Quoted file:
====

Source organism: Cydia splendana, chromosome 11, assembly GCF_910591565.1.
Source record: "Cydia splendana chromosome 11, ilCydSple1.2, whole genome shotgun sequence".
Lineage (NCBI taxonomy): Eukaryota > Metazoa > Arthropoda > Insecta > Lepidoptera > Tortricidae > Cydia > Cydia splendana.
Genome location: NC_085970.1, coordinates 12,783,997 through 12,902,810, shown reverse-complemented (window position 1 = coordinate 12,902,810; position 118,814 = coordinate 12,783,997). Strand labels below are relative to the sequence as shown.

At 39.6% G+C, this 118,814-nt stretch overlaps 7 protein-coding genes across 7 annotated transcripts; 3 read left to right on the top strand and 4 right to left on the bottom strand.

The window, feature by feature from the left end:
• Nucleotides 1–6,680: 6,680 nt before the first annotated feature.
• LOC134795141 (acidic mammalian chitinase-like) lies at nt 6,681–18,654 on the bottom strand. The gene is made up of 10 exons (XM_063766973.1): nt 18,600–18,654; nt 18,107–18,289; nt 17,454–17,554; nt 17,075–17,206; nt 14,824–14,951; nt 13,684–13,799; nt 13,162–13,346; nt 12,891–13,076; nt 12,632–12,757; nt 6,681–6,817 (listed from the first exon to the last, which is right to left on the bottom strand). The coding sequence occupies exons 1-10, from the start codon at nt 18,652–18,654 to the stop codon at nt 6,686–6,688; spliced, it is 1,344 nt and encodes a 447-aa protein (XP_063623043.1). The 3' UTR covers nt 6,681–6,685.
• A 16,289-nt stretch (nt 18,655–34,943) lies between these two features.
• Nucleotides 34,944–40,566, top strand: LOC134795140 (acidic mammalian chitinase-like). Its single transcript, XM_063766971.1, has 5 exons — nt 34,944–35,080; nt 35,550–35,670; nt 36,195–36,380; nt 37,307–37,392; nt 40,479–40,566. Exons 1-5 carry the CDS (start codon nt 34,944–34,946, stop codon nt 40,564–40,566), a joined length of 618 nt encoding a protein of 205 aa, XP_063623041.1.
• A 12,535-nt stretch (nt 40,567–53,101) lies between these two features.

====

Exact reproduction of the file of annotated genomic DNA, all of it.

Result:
Source organism: Cydia splendana, chromosome 11, assembly GCF_910591565.1.
Source record: "Cydia splendana chromosome 11, ilCydSple1.2, whole genome shotgun sequence".
Lineage (NCBI taxonomy): Eukaryota > Metazoa > Arthropoda > Insecta > Lepidoptera > Tortricidae > Cydia > Cydia splendana.
Genome location: NC_085970.1, coordinates 12,783,997 through 12,902,810, shown reverse-complemented (window position 1 = coordinate 12,902,810; position 118,814 = coordinate 12,783,997). Strand labels below are relative to the sequence as shown.

At 39.6% G+C, this 118,814-nt stretch overlaps 7 protein-coding genes across 7 annotated transcripts; 3 read left to right on the top strand and 4 right to left on the bottom strand.

The window, feature by feature from the left end:
• Nucleotides 1–6,680: 6,680 nt before the first annotated feature.
• LOC134795141 (acidic mammalian chitinase-like) lies at nt 6,681–18,654 on the bottom strand. The gene is made up of 10 exons (XM_063766973.1): nt 18,600–18,654; nt 18,107–18,289; nt 17,454–17,554; nt 17,075–17,206; nt 14,824–14,951; nt 13,684–13,799; nt 13,162–13,346; nt 12,891–13,076; nt 12,632–12,757; nt 6,681–6,817 (listed from the first exon to the last, which is right to left on the bottom strand). The coding sequence occupies exons 1-10, from the start codon at nt 18,652–18,654 to the stop codon at nt 6,686–6,688; spliced, it is 1,344 nt and encodes a 447-aa protein (XP_063623043.1). The 3' UTR covers nt 6,681–6,685.
• A 16,289-nt stretch (nt 18,655–34,943) lies between these two features.
• Nucleotides 34,944–40,566, top strand: LOC134795140 (acidic mammalian chitinase-like). Its single transcript, XM_063766971.1, has 5 exons — nt 34,944–35,080; nt 35,550–35,670; nt 36,195–36,380; nt 37,307–37,392; nt 40,479–40,566. Exons 1-5 carry the CDS (start codon nt 34,944–34,946, stop codon nt 40,564–40,566), a joined length of 618 nt encoding a protein of 205 aa, XP_063623041.1.
• A 12,535-nt stretch (nt 40,567–53,101) lies between these two features.